January 20, 2011

The need to articulate.

Joshua always asks me the same question: "Auntie, who is your best friend in all the children?" With the fair heart of a parent I tell him that I don't have favourites, but unsatisfied he begs me to pick just one. I tell him that I love each child the same even though I love them all for different reasons. Reasons that make them each unique. He looked thoughtful over that explanation for a long time and then with the upmost sincerity looked up at me and asks "Then Auntie Laura, what is it about me that makes you love me?"

..."Why do you love me?"...

I let the question hang in the space between us for only a moment- we must be quick to answer such a question because if we are quick to respond it affirms that we know why we love. How often do we point that out to people? Let me answer that- Not as often as I think we ought to. It makes my mind wander...does my friend know why they are one of my best friends? Does my family know why I love them as people, or do we take that love too easily for granted since we have the easy bond of mother to daughter...sister to sister? I ask myself as Joshua asks me, have I really made it evident to him why I love him- his character, his talents, his growing heart? I answer quickly because I don't want him to think that I just love him because he is in the choir and I am his Auntie. I don't want him to believe that love is simply created by circumstance.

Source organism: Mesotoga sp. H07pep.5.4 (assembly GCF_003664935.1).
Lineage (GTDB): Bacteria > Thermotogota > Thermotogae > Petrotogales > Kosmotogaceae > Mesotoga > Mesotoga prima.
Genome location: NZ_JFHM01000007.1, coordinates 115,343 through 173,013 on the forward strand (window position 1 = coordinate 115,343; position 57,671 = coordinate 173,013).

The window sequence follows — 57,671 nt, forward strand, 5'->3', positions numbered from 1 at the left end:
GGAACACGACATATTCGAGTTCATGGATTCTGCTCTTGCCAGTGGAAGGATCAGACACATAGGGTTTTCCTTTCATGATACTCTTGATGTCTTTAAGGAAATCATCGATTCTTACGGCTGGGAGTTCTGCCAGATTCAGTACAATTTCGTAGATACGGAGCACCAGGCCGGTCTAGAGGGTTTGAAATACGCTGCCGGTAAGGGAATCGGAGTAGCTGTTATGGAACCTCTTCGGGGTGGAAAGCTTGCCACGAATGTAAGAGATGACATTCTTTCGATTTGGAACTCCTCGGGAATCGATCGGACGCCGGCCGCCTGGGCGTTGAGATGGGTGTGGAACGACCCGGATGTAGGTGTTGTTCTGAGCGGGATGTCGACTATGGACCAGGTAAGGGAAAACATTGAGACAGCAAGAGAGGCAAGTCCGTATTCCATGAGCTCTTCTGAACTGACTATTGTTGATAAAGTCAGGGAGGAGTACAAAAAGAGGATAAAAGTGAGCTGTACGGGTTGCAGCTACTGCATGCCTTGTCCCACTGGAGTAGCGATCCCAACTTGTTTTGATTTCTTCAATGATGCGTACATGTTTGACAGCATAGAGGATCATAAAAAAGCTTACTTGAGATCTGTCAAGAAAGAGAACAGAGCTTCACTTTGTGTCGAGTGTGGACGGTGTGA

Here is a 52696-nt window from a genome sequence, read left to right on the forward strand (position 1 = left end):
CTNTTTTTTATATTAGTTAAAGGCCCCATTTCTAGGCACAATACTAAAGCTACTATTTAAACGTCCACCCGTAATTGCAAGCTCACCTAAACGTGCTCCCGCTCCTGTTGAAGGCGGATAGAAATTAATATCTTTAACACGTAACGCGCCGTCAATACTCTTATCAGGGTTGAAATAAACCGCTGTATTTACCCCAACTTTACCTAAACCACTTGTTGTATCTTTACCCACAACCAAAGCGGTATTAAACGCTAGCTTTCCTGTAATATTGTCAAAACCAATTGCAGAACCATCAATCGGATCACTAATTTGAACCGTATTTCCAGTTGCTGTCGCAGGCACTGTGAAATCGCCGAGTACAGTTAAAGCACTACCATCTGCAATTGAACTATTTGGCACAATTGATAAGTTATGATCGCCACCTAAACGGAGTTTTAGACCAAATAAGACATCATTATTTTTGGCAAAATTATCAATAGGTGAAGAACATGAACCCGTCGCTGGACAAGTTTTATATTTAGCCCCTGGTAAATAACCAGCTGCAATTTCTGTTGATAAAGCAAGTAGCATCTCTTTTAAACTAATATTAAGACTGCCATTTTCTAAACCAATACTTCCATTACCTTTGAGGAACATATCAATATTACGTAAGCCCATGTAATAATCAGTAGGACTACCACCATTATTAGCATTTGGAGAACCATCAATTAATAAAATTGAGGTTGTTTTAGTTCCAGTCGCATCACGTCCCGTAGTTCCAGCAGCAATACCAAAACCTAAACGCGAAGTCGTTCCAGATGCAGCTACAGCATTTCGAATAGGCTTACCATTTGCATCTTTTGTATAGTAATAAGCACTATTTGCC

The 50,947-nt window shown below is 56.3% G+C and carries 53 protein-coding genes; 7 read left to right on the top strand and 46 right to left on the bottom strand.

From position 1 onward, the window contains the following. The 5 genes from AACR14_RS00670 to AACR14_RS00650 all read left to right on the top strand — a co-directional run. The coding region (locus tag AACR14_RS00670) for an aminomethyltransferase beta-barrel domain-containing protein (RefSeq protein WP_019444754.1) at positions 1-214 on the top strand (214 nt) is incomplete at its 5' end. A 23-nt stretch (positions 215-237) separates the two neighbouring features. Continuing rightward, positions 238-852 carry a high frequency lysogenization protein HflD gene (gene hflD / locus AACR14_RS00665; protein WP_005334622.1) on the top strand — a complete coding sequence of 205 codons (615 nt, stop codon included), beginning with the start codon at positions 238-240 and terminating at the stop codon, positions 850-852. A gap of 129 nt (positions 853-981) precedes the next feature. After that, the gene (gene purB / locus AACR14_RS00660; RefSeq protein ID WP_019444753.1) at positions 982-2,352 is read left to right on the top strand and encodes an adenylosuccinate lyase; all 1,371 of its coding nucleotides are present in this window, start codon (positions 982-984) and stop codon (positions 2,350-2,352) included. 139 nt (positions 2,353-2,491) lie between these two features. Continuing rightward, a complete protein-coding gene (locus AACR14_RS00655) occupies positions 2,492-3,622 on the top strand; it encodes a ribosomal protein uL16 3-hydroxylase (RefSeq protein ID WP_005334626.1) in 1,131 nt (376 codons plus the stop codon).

And so over dinner I talk to him about how I love the way he values people, and I want to give him an example so that he knows what I see in him is real. I remind him of all the times he has greeted me and never missed saying hello to people in a church, or his Aunties and Uncles when they come in from a day off. I tell him I believe he has a God-given talent for drumming, and that teaching him in music I have seen him improve in not just playing but playing musically. He has a way of making people feel loved, and the list of things that make him special go on...

When I am done he turns to me without missing a beat and says "Auntie Laura, let me tell you why I love you okay? I love you because you are beautiful. I love you because you have a beautiful voice when you sing." The flattery is sweet and I smile, but then the real reasons come: "I love you because you make time to play with me and you play with me properly. You are not mean and we can just have fun. And I love you because you correct me when I do something wrong, even when I am frustrated and don't want to hear it you don't let me carry on doing the wrong thing."

How often I have underestimated a child's ability to verbalize what they feel. Often the hours spent on drawing their best picture for you speaks greater volumes of love than the note they write you on the back of the picture. I can tell they love me by the way they hug me, greet me, look at me captivated by my teaching, or ask me to stay up and talk with them at night. But it touched my heart especially to hear the reasons articulated, and it reminds me to articulate the reasons we love someone much more often than we do so that they never ask "why?".